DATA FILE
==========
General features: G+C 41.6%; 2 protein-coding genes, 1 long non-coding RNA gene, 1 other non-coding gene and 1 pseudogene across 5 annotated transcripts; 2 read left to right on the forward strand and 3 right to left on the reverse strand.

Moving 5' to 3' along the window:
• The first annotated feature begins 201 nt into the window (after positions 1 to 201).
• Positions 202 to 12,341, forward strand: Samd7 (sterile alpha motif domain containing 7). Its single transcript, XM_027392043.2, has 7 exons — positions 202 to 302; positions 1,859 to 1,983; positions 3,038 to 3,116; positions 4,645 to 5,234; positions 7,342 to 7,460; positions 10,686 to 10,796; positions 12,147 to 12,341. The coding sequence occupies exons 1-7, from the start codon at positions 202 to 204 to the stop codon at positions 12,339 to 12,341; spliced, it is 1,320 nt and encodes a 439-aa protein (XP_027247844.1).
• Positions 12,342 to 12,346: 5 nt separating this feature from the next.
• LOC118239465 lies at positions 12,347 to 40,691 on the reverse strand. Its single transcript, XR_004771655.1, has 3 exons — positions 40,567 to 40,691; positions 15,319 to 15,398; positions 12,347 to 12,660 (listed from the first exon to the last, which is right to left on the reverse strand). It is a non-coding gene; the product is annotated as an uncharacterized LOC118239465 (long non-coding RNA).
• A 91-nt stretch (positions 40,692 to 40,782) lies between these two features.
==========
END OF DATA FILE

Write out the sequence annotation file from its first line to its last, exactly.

General features: G+C 41.6%; 2 protein-coding genes, 1 long non-coding RNA gene, 1 other non-coding gene and 1 pseudogene across 5 annotated transcripts; 2 read left to right on the forward strand and 3 right to left on the reverse strand.

Moving 5' to 3' along the window:
• The first annotated feature begins 201 nt into the window (after positions 1 to 201).
• Positions 202 to 12,341, forward strand: Samd7 (sterile alpha motif domain containing 7). Its single transcript, XM_027392043.2, has 7 exons — positions 202 to 302; positions 1,859 to 1,983; positions 3,038 to 3,116; positions 4,645 to 5,234; positions 7,342 to 7,460; positions 10,686 to 10,796; positions 12,147 to 12,341. The coding sequence occupies exons 1-7, from the start codon at positions 202 to 204 to the stop codon at positions 12,339 to 12,341; spliced, it is 1,320 nt and encodes a 439-aa protein (XP_027247844.1).
• Positions 12,342 to 12,346: 5 nt separating this feature from the next.
• LOC118239465 lies at positions 12,347 to 40,691 on the reverse strand. Its single transcript, XR_004771655.1, has 3 exons — positions 40,567 to 40,691; positions 15,319 to 15,398; positions 12,347 to 12,660 (listed from the first exon to the last, which is right to left on the reverse strand). It is a non-coding gene; the product is annotated as an uncharacterized LOC118239465 (long non-coding RNA).
• A 91-nt stretch (positions 40,692 to 40,782) lies between these two features.